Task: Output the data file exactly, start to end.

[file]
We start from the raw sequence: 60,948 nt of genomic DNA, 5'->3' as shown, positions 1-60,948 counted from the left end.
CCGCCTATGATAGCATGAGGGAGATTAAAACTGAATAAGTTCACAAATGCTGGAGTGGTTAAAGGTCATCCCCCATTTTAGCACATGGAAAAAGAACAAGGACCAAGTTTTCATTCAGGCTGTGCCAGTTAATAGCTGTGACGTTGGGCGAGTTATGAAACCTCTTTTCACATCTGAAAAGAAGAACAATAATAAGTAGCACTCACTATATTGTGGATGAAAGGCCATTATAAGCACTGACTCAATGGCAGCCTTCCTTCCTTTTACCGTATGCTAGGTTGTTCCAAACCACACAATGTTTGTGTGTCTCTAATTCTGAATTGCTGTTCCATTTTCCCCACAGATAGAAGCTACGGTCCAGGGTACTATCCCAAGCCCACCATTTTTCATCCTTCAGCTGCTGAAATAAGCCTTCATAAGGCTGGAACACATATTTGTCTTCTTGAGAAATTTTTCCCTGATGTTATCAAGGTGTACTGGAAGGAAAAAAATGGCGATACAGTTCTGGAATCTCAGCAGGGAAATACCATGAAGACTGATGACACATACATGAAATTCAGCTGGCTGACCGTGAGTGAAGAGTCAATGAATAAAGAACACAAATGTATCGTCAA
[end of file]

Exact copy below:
We start from the raw sequence: 60,948 nt of genomic DNA, 5'->3' as shown, positions 1-60,948 counted from the left end.
CCGCCTATGATAGCATGAGGGAGATTAAAACTGAATAAGTTCACAAATGCTGGAGTGGTTAAAGGTCATCCCCCATTTTAGCACATGGAAAAAGAACAAGGACCAAGTTTTCATTCAGGCTGTGCCAGTTAATAGCTGTGACGTTGGGCGAGTTATGAAACCTCTTTTCACATCTGAAAAGAAGAACAATAATAAGTAGCACTCACTATATTGTGGATGAAAGGCCATTATAAGCACTGACTCAATGGCAGCCTTCCTTCCTTTTACCGTATGCTAGGTTGTTCCAAACCACACAATGTTTGTGTGTCTCTAATTCTGAATTGCTGTTCCATTTTCCCCACAGATAGAAGCTACGGTCCAGGGTACTATCCCAAGCCCACCATTTTTCATCCTTCAGCTGCTGAAATAAGCCTTCATAAGGCTGGAACACATATTTGTCTTCTTGAGAAATTTTTCCCTGATGTTATCAAGGTGTACTGGAAGGAAAAAAATGGCGATACAGTTCTGGAATCTCAGCAGGGAAATACCATGAAGACTGATGACACATACATGAAATTCAGCTGGCTGACCGTGAGTGAAGAGTCAATGAATAAAGAACACAAATGTATCGTCAA